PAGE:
Mischa, however, wants some alone time in their relationship and has returned to America. After several other friends (who are probably smart enough to avoid 10 days in the company of such an extremely lonely fussbudget) decline Steve's offer to accompany him on his wildly indulgent haute cuisine spree, he calls on Rob, a former colleague. If the following "alternative" poster for the film resembles the ancient Greek gods of comedy and tragedy, it perfectly captures the difference in the two men's personalities.
  • Steve lives alone in a London apartment, doesn't get along particularly well with his estranged son, and has a tendency toward loneliness and depression. He's also waiting to hear from his Hollywood agent about the possibility of being cast in a new television series, which would mean spending the next seven years in Los Angeles.
  • Rob is an emotionally secure actor with a fulfilling family life who is surprisingly content with his status quo. A Welshman with a exceptional talent for accents, he doesn't need the kind of constant ego stroking that Steve (like many insecure actors) so desperately craves.
A poster for The Trip that mimics the ancient gods of comedy and tragedy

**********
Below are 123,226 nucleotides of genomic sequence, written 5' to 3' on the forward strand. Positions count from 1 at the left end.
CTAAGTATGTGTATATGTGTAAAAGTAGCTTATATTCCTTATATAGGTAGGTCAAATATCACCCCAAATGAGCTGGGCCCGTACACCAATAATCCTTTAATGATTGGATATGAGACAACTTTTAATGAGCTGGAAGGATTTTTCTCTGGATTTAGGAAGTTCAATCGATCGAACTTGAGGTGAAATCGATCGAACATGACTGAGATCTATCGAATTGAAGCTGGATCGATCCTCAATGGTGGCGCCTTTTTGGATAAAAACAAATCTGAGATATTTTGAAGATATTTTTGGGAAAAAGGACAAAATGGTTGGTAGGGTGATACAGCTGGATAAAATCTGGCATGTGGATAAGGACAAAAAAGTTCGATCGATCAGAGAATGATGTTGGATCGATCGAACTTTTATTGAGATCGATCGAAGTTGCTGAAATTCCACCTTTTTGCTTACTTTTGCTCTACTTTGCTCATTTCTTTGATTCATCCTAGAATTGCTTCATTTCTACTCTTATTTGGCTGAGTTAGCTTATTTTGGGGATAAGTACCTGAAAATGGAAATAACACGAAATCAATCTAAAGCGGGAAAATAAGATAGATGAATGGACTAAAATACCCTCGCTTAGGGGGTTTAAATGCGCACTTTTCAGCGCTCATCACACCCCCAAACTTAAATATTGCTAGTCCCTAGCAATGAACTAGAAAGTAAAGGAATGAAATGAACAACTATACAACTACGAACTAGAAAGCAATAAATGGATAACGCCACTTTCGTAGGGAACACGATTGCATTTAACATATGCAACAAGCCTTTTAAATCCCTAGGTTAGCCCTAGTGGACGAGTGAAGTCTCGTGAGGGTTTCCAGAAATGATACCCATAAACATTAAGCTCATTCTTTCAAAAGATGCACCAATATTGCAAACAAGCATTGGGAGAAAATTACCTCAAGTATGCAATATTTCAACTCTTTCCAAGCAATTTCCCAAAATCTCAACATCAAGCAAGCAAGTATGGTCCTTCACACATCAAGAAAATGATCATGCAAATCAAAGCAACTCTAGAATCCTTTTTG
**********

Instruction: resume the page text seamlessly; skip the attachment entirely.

This is not the kind of road trip where conversation dies off quickly. Both men are skilled and highly competitive actors with lots of trivia and tricks to keep their minds busy (not to mention an encyclopedic knowledge of film). Watch the following clips and marvel at their dexterity.

In between all of the bickering and vocal impressions, Winterbottom keeps the foodies in the audience roundly entertained with his footage of food preparation, presentation, and the combination of high art and pretentiousness that can accompany fine dining.

Steve Coogan and Rob Brydon in The Trip

While the course of the movie is easily dictated by the number of restaurants to be visited, Winterbottom takes his stars on several amusing side trips (including a visit to Coogan's parents). In two remarkable sequences, Winterbottom positions Coogan as a man who is desperately seeking a moment of peace and solace (only to have it ruined by a hiker who won't shut up) and, conversely, as a man who is incapable of letting someone else enjoy a moment of solitude.

The Trip is a deceptively shrewd film that captures a rare kind of intellectual intimacy as well as the aching loneliness of an insecure actor. It's one of the few films that I've wanted to see again as soon as the final credits started to roll.  Here's the trailer:

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Down in Mountain ViewTheatreWorks recently offered the regional premiere of the delightful [title of show]. Whereas Rodgers and Hart's 1937 hit, Babes in Arms, started the trend of musicals in which a group of gung-ho kids get together to put on a show (whether for a good cause or merely to satisfy their own needs), Hunter Bell and Jeff Bowen's smartly written show instead chronicles the birth of [title of show]'s concept and the various stops they took along the road to its Broadway premiere.